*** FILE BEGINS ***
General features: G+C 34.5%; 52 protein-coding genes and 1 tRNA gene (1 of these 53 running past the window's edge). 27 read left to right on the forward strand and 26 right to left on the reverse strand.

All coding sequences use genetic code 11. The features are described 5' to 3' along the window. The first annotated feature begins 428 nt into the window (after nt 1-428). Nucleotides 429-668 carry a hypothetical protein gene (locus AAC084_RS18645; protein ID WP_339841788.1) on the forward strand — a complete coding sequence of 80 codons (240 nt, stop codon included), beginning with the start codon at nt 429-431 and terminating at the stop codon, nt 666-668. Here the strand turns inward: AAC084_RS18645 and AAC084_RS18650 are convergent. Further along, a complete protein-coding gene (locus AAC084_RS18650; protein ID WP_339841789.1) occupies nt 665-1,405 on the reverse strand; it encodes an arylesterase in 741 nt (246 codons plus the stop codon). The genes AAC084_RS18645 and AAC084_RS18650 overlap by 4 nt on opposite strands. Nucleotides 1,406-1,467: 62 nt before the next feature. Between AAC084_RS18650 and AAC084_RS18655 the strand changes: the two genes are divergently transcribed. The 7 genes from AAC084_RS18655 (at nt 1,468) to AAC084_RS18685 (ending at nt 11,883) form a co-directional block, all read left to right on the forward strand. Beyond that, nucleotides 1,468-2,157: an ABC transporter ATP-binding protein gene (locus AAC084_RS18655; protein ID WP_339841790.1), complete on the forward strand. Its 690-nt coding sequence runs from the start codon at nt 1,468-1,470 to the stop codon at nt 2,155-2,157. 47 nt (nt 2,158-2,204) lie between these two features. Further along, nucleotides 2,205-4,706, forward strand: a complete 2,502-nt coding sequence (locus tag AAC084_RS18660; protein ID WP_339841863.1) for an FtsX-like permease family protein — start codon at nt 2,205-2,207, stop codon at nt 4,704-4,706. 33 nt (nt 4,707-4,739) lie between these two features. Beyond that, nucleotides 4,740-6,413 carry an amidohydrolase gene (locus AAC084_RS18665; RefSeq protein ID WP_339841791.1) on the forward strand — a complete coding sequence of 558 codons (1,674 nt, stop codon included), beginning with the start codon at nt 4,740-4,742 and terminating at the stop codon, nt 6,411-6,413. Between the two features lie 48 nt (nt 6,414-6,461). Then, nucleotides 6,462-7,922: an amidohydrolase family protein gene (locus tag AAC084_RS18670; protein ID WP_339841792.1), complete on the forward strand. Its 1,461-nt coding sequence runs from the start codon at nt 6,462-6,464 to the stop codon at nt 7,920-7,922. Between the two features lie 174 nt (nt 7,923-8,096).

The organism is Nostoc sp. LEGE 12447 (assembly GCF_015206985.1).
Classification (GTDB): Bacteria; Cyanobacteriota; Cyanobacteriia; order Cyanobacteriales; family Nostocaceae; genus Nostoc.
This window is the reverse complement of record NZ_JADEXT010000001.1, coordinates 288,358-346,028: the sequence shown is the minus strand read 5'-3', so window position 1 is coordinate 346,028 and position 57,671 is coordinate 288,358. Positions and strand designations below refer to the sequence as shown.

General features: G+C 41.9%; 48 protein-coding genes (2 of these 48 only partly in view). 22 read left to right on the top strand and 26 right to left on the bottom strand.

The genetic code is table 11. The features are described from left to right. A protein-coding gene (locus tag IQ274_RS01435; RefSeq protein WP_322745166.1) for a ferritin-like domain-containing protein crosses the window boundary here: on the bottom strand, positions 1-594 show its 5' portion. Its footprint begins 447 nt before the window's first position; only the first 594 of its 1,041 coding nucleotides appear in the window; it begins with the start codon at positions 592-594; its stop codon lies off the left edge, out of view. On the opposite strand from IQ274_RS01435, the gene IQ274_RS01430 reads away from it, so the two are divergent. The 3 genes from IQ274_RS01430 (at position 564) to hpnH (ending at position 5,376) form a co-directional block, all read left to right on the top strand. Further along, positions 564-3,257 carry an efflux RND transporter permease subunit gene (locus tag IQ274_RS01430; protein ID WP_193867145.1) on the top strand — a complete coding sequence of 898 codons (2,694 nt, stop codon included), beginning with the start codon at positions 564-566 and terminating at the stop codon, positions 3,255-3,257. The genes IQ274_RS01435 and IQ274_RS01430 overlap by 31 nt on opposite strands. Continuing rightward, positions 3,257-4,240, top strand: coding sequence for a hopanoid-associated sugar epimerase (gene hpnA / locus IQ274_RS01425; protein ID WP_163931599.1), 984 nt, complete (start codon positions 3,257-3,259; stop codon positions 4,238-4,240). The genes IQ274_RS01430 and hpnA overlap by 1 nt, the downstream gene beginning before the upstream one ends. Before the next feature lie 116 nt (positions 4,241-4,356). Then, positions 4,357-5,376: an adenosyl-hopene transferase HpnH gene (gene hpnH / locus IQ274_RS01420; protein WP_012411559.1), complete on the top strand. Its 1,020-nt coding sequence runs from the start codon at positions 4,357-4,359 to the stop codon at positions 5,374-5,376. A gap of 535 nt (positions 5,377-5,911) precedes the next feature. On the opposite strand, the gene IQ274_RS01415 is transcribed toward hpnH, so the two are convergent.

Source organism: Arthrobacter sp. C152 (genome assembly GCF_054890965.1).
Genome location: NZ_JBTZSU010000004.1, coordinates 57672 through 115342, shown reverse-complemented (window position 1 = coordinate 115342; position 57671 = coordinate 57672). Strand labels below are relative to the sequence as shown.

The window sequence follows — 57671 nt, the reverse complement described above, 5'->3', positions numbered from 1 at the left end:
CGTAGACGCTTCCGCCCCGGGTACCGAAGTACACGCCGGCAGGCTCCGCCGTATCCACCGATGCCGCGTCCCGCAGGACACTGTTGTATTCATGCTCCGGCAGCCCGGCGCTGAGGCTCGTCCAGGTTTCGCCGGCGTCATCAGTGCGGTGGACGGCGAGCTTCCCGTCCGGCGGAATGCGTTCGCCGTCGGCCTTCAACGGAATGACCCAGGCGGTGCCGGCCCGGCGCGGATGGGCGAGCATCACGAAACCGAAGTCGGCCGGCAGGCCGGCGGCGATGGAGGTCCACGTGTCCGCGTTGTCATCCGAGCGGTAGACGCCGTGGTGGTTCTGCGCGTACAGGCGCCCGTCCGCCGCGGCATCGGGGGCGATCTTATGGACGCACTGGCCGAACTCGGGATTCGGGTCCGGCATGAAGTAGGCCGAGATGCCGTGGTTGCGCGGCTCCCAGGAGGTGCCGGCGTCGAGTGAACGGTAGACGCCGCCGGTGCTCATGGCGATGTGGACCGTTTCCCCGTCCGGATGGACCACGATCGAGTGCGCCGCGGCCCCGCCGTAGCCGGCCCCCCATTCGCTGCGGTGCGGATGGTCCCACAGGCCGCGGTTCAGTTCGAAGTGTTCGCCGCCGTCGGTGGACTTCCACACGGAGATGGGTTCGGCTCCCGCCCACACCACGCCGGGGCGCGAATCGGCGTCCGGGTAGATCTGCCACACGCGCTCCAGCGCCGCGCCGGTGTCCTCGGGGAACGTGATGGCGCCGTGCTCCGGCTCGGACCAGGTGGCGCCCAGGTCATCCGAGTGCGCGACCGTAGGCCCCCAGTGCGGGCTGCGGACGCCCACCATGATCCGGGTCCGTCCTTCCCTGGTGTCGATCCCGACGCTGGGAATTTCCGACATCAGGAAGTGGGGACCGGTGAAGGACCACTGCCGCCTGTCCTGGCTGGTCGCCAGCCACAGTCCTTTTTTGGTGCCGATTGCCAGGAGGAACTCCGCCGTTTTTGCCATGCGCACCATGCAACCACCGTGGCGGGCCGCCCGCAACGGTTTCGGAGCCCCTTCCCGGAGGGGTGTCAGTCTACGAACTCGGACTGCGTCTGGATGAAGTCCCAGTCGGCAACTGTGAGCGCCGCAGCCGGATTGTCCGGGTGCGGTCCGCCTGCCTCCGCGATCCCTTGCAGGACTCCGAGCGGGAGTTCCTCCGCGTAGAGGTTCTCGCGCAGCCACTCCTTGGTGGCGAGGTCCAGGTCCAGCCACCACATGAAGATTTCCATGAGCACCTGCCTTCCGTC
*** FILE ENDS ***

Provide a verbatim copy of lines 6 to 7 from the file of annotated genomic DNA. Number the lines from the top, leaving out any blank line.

General features: G+C 41.9%; 48 protein-coding genes (2 of these 48 only partly in view). 22 read left to right on the top strand and 26 right to left on the bottom strand.

The genetic code is table 11. The features are described from left to right. A protein-coding gene (locus tag IQ274_RS01435; RefSeq protein WP_322745166.1) for a ferritin-like domain-containing protein crosses the window boundary here: on the bottom strand, positions 1-594 show its 5' portion. Its footprint begins 447 nt before the window's first position; only the first 594 of its 1,041 coding nucleotides appear in the window; it begins with the start codon at positions 592-594; its stop codon lies off the left edge, out of view. On the opposite strand from IQ274_RS01435, the gene IQ274_RS01430 reads away from it, so the two are divergent. The 3 genes from IQ274_RS01430 (at position 564) to hpnH (ending at position 5,376) form a co-directional block, all read left to right on the top strand. Further along, positions 564-3,257 carry an efflux RND transporter permease subunit gene (locus tag IQ274_RS01430; protein ID WP_193867145.1) on the top strand — a complete coding sequence of 898 codons (2,694 nt, stop codon included), beginning with the start codon at positions 564-566 and terminating at the stop codon, positions 3,255-3,257. The genes IQ274_RS01435 and IQ274_RS01430 overlap by 31 nt on opposite strands. Continuing rightward, positions 3,257-4,240, top strand: coding sequence for a hopanoid-associated sugar epimerase (gene hpnA / locus IQ274_RS01425; protein ID WP_163931599.1), 984 nt, complete (start codon positions 3,257-3,259; stop codon positions 4,238-4,240). The genes IQ274_RS01430 and hpnA overlap by 1 nt, the downstream gene beginning before the upstream one ends. Before the next feature lie 116 nt (positions 4,241-4,356). Then, positions 4,357-5,376: an adenosyl-hopene transferase HpnH gene (gene hpnH / locus IQ274_RS01420; protein WP_012411559.1), complete on the top strand. Its 1,020-nt coding sequence runs from the start codon at positions 4,357-4,359 to the stop codon at positions 5,374-5,376. A gap of 535 nt (positions 5,377-5,911) precedes the next feature. On the opposite strand, the gene IQ274_RS01415 is transcribed toward hpnH, so the two are convergent.